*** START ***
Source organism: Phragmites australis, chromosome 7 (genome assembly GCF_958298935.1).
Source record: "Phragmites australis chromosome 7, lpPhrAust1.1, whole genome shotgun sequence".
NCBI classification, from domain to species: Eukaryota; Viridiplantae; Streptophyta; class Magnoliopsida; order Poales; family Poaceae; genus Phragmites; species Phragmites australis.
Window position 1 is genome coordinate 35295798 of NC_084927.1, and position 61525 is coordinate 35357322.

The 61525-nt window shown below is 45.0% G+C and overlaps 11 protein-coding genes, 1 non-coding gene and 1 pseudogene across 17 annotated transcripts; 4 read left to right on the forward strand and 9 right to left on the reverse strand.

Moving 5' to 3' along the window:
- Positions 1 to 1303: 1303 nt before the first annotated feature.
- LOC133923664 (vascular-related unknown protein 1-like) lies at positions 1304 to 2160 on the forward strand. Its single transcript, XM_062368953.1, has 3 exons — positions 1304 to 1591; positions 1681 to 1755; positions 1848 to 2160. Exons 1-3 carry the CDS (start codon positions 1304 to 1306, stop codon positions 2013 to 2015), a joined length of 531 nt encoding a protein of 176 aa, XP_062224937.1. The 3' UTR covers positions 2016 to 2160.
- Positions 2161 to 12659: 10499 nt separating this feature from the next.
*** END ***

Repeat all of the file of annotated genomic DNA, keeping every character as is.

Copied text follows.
Source organism: Phragmites australis, chromosome 7 (genome assembly GCF_958298935.1).
Source record: "Phragmites australis chromosome 7, lpPhrAust1.1, whole genome shotgun sequence".
NCBI classification, from domain to species: Eukaryota; Viridiplantae; Streptophyta; class Magnoliopsida; order Poales; family Poaceae; genus Phragmites; species Phragmites australis.
Window position 1 is genome coordinate 35295798 of NC_084927.1, and position 61525 is coordinate 35357322.

The 61525-nt window shown below is 45.0% G+C and overlaps 11 protein-coding genes, 1 non-coding gene and 1 pseudogene across 17 annotated transcripts; 4 read left to right on the forward strand and 9 right to left on the reverse strand.

Moving 5' to 3' along the window:
- Positions 1 to 1303: 1303 nt before the first annotated feature.
- LOC133923664 (vascular-related unknown protein 1-like) lies at positions 1304 to 2160 on the forward strand. Its single transcript, XM_062368953.1, has 3 exons — positions 1304 to 1591; positions 1681 to 1755; positions 1848 to 2160. Exons 1-3 carry the CDS (start codon positions 1304 to 1306, stop codon positions 2013 to 2015), a joined length of 531 nt encoding a protein of 176 aa, XP_062224937.1. The 3' UTR covers positions 2016 to 2160.
- Positions 2161 to 12659: 10499 nt separating this feature from the next.